3D printing of a metal injection moulding tool with near
The Chair of Microfluidics at the University of Rostock is working together with Stenzel MIM Technik (Tiefenbronn near Pforzheim) on a project to print a 3D metal injection moulding (MIM) tool. The basis of the development is the use of Aim 3D's CEM technology with an Ex-AM 255 system.
As part of a project funded by the German Federal Ministry for Economic Affairs and Energy (BMWi), a 3D printed MIM tool is jointly developed by the Chair of Microfluidics (LFM) at the University of Rostock and Stenzel MIM Technik. The duration of the project is from April 2021 to October 2023. The basis for the process and application is the use of the CEM technology from AIM3D, implemented on an Ex-AM 255 system. The project represents the current state of the art in 3D metal printing.
The goal of the project was to use 3D printing to manufacture a tool for metal injection moulding with near-contour cooling. In 3D printing, near-contour cooling can be incorporated as a so-called functional integration with helical channels directly in the tool. In other words, it is not embedded as inlets, as is the case with larger tools. The goal of any near-contour cooling of injection moulds made out of metals or polymers is to significantly reduce the cycle time. The principle of near-contour cooling is to guide coolant fluids through near-contour cooling channels with low cross-sections. They cool the component already during the cycle. This leads to a faster demoulding process, which significantly shortens the cycle. The complex geometry of the helical cooling channels is created with the help of CAD technology using simulation models that are based on the needs of the component. Long-term experience shows a reduction in cycle time by around 20 percent, depending on wall thickness and size.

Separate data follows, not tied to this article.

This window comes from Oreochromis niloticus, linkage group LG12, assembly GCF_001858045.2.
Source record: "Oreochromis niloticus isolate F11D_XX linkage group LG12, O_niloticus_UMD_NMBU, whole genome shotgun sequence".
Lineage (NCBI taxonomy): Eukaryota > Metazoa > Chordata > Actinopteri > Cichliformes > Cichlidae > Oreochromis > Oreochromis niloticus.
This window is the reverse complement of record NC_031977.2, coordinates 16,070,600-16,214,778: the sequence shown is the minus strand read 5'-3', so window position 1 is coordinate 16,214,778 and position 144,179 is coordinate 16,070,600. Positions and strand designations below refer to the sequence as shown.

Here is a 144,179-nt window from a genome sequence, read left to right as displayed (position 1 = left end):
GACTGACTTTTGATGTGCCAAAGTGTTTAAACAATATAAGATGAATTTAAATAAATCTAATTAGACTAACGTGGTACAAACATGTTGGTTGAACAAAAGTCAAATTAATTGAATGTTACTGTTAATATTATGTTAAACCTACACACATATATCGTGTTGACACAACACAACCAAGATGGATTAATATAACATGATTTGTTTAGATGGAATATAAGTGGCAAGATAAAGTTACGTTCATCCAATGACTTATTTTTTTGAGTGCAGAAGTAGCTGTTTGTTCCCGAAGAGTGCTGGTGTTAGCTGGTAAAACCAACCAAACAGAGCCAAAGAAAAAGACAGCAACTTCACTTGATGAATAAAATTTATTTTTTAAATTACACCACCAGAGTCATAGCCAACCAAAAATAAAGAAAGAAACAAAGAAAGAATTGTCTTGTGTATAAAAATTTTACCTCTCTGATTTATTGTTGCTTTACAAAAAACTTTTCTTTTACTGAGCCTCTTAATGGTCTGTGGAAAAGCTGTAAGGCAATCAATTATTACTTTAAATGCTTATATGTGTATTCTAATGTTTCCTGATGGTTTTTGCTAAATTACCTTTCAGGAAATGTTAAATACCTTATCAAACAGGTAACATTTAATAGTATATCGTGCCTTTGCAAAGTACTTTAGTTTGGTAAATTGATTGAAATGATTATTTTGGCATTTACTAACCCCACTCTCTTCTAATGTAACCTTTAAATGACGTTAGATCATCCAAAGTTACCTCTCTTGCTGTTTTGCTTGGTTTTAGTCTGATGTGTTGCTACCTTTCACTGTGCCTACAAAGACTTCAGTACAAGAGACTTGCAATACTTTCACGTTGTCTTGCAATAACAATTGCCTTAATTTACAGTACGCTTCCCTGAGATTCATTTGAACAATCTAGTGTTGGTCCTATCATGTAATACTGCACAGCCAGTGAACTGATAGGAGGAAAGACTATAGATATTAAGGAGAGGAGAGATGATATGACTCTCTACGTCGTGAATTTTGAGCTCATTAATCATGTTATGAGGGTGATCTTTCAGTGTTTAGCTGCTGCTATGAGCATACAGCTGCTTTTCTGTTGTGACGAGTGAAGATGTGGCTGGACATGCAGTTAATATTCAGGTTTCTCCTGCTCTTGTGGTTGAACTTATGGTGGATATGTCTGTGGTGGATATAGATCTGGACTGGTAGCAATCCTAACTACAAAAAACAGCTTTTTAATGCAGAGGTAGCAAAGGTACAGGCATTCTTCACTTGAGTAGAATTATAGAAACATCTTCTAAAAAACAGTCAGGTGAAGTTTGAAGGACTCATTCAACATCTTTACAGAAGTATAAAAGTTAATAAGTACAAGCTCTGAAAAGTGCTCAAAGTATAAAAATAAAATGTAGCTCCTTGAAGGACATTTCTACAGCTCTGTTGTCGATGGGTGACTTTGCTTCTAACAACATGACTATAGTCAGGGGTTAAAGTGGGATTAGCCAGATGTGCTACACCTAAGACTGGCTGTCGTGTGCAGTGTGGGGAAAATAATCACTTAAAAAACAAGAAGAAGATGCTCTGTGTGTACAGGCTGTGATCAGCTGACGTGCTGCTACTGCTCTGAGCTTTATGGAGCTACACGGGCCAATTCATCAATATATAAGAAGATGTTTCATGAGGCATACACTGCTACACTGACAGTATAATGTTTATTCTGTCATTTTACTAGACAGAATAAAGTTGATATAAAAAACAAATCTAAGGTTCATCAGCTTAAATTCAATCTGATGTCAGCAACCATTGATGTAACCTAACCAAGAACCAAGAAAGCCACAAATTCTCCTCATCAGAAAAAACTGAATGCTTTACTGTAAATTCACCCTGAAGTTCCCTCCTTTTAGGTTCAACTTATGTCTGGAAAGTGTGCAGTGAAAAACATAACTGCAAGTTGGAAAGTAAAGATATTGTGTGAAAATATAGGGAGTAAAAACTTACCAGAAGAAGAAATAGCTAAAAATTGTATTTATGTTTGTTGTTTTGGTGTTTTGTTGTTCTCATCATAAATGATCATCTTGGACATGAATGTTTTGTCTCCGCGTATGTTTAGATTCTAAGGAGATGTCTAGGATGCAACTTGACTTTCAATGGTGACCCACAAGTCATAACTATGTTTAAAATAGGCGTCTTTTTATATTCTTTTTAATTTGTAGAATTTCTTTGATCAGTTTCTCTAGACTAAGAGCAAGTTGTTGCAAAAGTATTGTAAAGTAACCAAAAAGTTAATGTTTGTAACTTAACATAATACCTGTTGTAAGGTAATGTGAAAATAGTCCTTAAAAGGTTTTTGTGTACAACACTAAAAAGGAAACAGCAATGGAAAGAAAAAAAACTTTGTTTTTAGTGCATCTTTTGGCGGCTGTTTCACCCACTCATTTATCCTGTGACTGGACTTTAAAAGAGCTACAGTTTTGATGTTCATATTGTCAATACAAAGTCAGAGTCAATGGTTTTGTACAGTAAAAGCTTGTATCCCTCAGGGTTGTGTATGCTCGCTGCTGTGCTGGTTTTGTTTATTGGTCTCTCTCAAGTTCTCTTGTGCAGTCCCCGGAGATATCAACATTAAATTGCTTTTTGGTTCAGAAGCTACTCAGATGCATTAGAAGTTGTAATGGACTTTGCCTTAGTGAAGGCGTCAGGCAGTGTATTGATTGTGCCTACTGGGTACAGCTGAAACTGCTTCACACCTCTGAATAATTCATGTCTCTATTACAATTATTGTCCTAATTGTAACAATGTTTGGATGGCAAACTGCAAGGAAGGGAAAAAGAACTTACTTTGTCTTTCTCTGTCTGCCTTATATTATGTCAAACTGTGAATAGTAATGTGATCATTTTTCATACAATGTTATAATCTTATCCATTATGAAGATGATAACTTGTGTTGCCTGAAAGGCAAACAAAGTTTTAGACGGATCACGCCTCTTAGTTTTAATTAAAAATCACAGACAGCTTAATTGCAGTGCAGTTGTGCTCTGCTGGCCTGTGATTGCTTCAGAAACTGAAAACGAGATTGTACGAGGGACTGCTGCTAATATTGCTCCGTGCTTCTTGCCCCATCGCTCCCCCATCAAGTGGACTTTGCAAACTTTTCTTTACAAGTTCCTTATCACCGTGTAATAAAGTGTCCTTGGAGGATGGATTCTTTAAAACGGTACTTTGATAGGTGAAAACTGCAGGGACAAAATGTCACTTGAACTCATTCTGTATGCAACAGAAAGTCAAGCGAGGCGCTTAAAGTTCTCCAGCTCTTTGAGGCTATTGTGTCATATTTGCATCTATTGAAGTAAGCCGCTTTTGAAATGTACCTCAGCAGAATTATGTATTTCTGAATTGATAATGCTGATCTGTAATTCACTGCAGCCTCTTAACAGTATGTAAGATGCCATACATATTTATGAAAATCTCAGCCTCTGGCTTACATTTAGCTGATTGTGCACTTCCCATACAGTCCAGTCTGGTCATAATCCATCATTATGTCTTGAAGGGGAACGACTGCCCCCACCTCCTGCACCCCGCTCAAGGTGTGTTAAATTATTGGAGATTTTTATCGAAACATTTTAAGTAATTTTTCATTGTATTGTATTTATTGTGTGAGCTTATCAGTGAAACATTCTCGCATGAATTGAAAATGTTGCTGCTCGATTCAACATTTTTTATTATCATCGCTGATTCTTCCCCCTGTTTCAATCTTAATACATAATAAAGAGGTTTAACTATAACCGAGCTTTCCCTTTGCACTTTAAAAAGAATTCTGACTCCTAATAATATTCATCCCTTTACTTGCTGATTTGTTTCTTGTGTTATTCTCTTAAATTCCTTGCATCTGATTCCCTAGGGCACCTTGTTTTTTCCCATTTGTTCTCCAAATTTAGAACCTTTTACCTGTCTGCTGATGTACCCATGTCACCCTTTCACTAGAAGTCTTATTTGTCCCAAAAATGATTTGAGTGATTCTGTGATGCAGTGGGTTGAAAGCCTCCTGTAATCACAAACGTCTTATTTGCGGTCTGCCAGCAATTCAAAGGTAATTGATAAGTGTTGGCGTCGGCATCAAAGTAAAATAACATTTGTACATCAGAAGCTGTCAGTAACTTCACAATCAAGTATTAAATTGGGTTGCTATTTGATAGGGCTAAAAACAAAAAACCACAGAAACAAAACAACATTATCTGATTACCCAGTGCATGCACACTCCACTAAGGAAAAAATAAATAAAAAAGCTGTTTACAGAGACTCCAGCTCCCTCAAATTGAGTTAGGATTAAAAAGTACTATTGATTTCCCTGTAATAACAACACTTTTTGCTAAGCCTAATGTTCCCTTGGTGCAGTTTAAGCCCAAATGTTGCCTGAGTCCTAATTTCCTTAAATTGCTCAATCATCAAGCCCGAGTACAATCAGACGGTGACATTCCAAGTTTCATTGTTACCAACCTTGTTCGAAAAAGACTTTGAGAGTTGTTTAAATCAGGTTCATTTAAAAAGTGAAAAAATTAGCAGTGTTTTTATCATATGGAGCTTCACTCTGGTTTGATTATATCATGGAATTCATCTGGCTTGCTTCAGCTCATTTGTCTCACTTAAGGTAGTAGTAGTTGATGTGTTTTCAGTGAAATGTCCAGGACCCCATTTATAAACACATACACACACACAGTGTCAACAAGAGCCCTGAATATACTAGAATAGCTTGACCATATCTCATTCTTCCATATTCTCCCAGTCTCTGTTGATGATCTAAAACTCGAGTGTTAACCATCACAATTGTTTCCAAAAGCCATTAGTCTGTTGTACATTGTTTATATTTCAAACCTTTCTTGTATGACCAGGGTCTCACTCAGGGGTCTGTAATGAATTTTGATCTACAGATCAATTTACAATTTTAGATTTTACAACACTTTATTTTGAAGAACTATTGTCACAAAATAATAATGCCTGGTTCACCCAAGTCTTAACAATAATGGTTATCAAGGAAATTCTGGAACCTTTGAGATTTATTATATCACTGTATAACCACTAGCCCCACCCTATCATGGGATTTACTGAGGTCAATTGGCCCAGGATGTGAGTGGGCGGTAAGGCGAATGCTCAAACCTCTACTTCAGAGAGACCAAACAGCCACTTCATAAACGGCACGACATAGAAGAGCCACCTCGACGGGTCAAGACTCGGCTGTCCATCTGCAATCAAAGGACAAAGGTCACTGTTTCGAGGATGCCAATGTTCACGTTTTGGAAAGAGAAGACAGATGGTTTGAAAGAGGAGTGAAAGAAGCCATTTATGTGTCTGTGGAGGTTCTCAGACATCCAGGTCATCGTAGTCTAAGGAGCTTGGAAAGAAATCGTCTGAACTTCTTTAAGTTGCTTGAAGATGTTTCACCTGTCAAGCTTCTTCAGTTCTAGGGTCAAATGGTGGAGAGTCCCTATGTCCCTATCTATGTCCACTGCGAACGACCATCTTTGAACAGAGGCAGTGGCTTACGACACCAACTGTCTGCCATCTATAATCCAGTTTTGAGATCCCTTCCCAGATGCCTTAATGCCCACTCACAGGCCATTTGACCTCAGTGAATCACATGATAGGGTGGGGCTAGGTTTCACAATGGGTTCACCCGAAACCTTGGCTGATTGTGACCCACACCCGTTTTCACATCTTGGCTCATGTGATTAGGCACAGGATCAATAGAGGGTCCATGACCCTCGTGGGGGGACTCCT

As an integrated component solution, 3D printing offers the advantage of a one-shot technique as a functional integration compared to mould-bound processes. The application example therefore demonstrates an opportunity to drastically reduce the time-to-market. The aim of the cooperation project is to develop a new process chain for the cost-efficient and rapid production of MIM tools. Up until now, time periods of up to eight weeks have been needed to produce a conventional metal injection mould. With 3D metal printing, the provision time of a MIM tool can be reduced to about five days.
As part of the cooperation, an optimised 3D model of the tool was initially developed using CAD and simulation tools. This data was then transferred to the Ex-AM 255 CEM system, together with the necessary process parameters. A so-called green part is then 3D printed. Afterwards, the part is sintered in a multi-stage process to produce the final material properties. With this process, complex metallic components can be rapidly produced after the necessary debinding and sintering steps. At the same time, the CEM process allows for the control of the volumetric shrinkage associated with sintering. The resulting mould has a cavity. The component consists of a thick-walled part with thin fins. These fins cannot be produced without near-contour cooling, as they are difficult to demould. Stenzel MIM Technik hopes to achieve a significant reduction in cycle time for this component by up to 70-80 percent. However, injection moulding trials for testing are still pending.